Homes plan for woodland off Tivoli Park Avenue rejected by councillors

The site off Tivoli Park Avenue (Google)

A proposal to build four homes on woodland at the end of Tivoli Park Avenue in Margate has been rejected by Thanet councillors.

An application was submitted by site owners Ernest Biela and David Watts who bought the plot in 2017.

The area was previously a community garden and had become overgrown. It was used by dog walkers and links Tivoli Woods and the former railway line, creating a wildlife corridor.

The land was sold  by Thanet council as part of its asset disposal programme, fetching  £155,000 at auction. It was marketed as offering potential for development, subject to all necessary consents.

The owners previously cleared a number of trees at the site in 2019, prompting objections from Salmestone Ward Residents Association.

At that time Mr Biela said there was a plan to “replant on site to yield produce for eateries to complement locally sourced seafood and enhance the local food scene with entirely Margate derived menus.”

The recently submitted plan was to create four 4-bed homes with landscaping, access and highway improvements.

Six letters of objection to the scheme were lodged citing concerns including loss of trees and green space, impact on wildlife, no affordable housing and a restrictive covenant for the land for recreational use only.

A report to councillors noted the site lies in an area with significant archaeological potential.

It said: “Extensive archaeological remains can be seen as cropmarks in the fields to the south of Hartsdown Academy including a number of ring ditches representing Bronze Age funerary monuments.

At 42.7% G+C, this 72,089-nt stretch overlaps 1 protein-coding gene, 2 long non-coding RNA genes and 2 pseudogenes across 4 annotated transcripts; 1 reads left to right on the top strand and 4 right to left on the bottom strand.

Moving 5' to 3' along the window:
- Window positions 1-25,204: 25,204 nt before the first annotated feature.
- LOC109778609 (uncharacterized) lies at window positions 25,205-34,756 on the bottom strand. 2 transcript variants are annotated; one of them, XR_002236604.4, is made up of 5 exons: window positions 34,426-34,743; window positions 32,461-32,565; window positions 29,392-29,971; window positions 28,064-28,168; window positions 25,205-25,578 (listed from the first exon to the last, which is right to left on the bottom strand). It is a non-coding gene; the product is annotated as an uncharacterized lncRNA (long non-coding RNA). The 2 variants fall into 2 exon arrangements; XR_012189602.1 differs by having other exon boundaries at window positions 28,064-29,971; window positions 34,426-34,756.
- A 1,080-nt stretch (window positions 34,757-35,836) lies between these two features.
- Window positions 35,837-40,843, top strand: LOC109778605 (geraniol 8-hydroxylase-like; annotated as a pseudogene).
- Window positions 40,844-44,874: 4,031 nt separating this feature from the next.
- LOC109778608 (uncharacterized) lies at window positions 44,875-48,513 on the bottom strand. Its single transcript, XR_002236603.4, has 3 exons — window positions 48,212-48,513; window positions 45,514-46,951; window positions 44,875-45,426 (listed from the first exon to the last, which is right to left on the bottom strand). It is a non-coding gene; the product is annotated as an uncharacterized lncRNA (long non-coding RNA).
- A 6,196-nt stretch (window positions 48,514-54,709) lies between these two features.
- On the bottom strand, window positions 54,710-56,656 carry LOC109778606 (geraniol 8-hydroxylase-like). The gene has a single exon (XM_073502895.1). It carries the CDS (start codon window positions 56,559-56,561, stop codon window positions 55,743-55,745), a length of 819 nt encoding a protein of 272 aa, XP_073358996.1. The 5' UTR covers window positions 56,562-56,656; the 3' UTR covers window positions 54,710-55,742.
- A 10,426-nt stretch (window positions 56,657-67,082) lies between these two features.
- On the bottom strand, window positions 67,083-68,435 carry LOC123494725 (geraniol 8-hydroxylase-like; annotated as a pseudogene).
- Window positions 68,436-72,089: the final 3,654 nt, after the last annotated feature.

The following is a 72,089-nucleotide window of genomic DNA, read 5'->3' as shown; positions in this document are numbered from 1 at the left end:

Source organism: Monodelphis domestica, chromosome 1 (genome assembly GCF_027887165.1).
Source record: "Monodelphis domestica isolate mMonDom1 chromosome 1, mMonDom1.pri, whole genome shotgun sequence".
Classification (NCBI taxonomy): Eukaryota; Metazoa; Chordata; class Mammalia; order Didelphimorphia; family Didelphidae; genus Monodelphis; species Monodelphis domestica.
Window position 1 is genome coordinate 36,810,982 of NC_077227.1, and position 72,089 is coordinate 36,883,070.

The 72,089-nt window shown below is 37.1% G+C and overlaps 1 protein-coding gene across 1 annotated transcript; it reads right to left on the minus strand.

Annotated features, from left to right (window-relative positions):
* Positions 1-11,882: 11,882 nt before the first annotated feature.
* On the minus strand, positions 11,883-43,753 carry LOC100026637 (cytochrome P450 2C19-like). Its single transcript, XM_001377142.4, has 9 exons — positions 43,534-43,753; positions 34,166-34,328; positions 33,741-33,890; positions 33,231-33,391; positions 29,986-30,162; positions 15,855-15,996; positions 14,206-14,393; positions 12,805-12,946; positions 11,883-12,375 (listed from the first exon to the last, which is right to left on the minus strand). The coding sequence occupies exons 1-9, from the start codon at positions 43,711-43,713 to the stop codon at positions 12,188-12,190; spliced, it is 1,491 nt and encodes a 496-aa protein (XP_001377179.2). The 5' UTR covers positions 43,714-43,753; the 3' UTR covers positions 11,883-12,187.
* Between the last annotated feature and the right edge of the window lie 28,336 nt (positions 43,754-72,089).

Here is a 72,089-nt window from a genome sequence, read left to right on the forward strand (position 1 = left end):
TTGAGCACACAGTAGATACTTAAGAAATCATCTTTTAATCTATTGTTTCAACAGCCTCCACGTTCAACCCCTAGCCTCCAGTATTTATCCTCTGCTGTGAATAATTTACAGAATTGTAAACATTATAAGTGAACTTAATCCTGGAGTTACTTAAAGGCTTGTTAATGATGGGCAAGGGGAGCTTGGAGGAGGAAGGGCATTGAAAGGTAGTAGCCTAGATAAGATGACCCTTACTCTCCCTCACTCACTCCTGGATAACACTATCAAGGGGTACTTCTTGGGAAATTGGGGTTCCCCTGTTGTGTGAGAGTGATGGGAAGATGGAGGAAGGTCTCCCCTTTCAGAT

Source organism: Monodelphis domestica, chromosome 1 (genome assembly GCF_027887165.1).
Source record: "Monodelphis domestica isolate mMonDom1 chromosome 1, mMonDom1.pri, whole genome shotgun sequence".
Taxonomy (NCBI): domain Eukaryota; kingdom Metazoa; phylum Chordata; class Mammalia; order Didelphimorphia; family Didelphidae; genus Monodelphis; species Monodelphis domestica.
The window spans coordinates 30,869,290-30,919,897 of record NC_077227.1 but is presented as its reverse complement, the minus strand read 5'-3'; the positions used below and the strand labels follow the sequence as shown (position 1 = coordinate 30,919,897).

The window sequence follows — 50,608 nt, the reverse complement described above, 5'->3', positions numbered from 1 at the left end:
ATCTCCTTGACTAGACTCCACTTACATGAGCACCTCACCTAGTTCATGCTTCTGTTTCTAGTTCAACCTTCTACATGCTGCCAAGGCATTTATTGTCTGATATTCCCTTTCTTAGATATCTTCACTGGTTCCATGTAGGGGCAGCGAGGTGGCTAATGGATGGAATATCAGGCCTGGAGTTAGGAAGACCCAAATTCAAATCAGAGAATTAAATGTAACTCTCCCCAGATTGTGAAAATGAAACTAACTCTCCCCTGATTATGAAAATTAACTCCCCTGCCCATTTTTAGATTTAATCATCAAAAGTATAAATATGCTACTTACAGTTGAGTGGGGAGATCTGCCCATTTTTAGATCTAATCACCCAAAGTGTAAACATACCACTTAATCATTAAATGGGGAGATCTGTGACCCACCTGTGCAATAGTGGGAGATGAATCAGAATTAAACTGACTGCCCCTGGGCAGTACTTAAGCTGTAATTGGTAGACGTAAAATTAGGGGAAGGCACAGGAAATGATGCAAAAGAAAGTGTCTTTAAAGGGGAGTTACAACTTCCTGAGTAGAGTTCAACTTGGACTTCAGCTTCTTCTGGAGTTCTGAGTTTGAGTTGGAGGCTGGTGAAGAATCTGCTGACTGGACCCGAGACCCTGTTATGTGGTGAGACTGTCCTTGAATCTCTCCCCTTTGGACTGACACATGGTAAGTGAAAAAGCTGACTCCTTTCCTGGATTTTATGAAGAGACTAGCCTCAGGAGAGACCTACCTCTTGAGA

“Excavations at the Hartsdown Football Ground revealed significant Iron Age remains (amongst others) and the camber of a roman road may cross Tivoli Park to the west of the present site. The remains of a possible Roman villa have been found to the north west on Tivoli Park Avenue.”

The Roman villa site, containing multiple frescos, was partially excavated in 1924 by Arthur Rowe – who bequeathed many historical finds to Margate.

The issue of a  covenant was also raised previsoulsy, saying it had been gifted to the Borough of Margate in 1923 for public park and/or recreational use but councillors were told the covenant was not applicable.

The application was discussed by planning committee members on January 17 following a call in by former ward councillor Pauline Farrance  and Cllr Mike Garner, to consider the impact upon ecology, loss of trees and potential for overdevelopment.

A number of residents attended the meeting and local Donna Garfield spoke out against the development.

Although officers had recommended approval, councillors rejected the application.

A Thanet council spokesperson said: “The application was refused on a number of grounds. If permitted, the development would result in the loss of protected trees and open space, whilst creating increased pressure on the Thanet Coast and Sandwich Bay Special Protection Area (SPA), and Sandwich Bay and Hacklinge Marshes Site of Special Scientific Interest (SSSI) without adequate mitigation being in place.

“The proposed development was found to be contrary to the Thanet Local Plan, the National Planning Policy Framework and the Conservation of Habitats and Species Regulations 2017.”


  1. Ha ha you could not make it up the council sold the land £155,000 at auction. It was marketed as offering potential for development, subject to all necessary consents. Act 2.
    New Labour council takes over administration and tell the potential developers no that’s got archaeological interest.
    The land owners were conned by the Conservatives. That’s what the Conservatives are best at conning people.

  2. Well done to Katie pope present councillor for speaking against this proposal on behalf of local residents who don’t want open spaces and wildlife destroyed by over development

  3. The owners should demand TDC buy the land back as they were sold a plot of land that they believed, in good faith, that they could develop.

    If TDC did this is would simply go back to being the unloved and untended woodland wasteland that it was before it was sold off.